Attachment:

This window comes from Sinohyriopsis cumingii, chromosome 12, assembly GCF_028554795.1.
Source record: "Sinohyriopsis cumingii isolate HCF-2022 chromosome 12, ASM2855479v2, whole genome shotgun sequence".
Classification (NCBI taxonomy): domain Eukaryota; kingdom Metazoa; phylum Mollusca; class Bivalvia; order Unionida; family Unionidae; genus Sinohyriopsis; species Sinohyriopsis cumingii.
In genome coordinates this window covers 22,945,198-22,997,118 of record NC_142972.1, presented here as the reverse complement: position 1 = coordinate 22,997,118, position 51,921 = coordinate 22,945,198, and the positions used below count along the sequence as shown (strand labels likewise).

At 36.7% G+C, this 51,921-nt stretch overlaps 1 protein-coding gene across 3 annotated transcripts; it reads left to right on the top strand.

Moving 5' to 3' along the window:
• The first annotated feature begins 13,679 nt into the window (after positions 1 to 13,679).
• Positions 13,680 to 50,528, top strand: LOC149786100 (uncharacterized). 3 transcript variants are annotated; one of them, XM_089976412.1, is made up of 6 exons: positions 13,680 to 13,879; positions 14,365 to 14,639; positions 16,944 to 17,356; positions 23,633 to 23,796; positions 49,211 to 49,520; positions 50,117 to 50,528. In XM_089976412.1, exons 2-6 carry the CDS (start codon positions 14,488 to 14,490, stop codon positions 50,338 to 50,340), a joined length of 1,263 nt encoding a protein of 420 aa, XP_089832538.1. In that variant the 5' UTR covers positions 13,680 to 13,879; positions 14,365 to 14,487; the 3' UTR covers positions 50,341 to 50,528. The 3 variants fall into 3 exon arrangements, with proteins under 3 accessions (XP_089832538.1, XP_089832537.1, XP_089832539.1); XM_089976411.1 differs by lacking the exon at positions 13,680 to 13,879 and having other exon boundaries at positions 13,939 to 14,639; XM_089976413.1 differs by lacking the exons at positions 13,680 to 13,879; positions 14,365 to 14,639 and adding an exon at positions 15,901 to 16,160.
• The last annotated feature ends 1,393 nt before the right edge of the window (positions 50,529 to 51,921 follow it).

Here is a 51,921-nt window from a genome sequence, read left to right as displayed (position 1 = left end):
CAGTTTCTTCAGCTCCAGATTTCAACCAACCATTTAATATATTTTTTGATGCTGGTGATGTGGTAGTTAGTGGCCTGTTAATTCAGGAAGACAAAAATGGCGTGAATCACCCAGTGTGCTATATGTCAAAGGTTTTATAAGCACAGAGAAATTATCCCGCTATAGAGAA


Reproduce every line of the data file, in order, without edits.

This window comes from Sinohyriopsis cumingii, chromosome 12, assembly GCF_028554795.1.
Source record: "Sinohyriopsis cumingii isolate HCF-2022 chromosome 12, ASM2855479v2, whole genome shotgun sequence".
Classification (NCBI taxonomy): domain Eukaryota; kingdom Metazoa; phylum Mollusca; class Bivalvia; order Unionida; family Unionidae; genus Sinohyriopsis; species Sinohyriopsis cumingii.
In genome coordinates this window covers 22,945,198-22,997,118 of record NC_142972.1, presented here as the reverse complement: position 1 = coordinate 22,997,118, position 51,921 = coordinate 22,945,198, and the positions used below count along the sequence as shown (strand labels likewise).

At 36.7% G+C, this 51,921-nt stretch overlaps 1 protein-coding gene across 3 annotated transcripts; it reads left to right on the top strand.

Moving 5' to 3' along the window:
• The first annotated feature begins 13,679 nt into the window (after positions 1 to 13,679).
• Positions 13,680 to 50,528, top strand: LOC149786100 (uncharacterized). 3 transcript variants are annotated; one of them, XM_089976412.1, is made up of 6 exons: positions 13,680 to 13,879; positions 14,365 to 14,639; positions 16,944 to 17,356; positions 23,633 to 23,796; positions 49,211 to 49,520; positions 50,117 to 50,528. In XM_089976412.1, exons 2-6 carry the CDS (start codon positions 14,488 to 14,490, stop codon positions 50,338 to 50,340), a joined length of 1,263 nt encoding a protein of 420 aa, XP_089832538.1. In that variant the 5' UTR covers positions 13,680 to 13,879; positions 14,365 to 14,487; the 3' UTR covers positions 50,341 to 50,528. The 3 variants fall into 3 exon arrangements, with proteins under 3 accessions (XP_089832538.1, XP_089832537.1, XP_089832539.1); XM_089976411.1 differs by lacking the exon at positions 13,680 to 13,879 and having other exon boundaries at positions 13,939 to 14,639; XM_089976413.1 differs by lacking the exons at positions 13,680 to 13,879; positions 14,365 to 14,639 and adding an exon at positions 15,901 to 16,160.
• The last annotated feature ends 1,393 nt before the right edge of the window (positions 50,529 to 51,921 follow it).

Here is a 51,921-nt window from a genome sequence, read left to right as displayed (position 1 = left end):
CAGTTTCTTCAGCTCCAGATTTCAACCAACCATTTAATATATTTTTTGATGCTGGTGATGTGGTAGTTAGTGGCCTGTTAATTCAGGAAGACAAAAATGGCGTGAATCACCCAGTGTGCTATATGTCAAAGGTTTTATAAGCACAGAGAAATTATCCCGCTATAGAGAA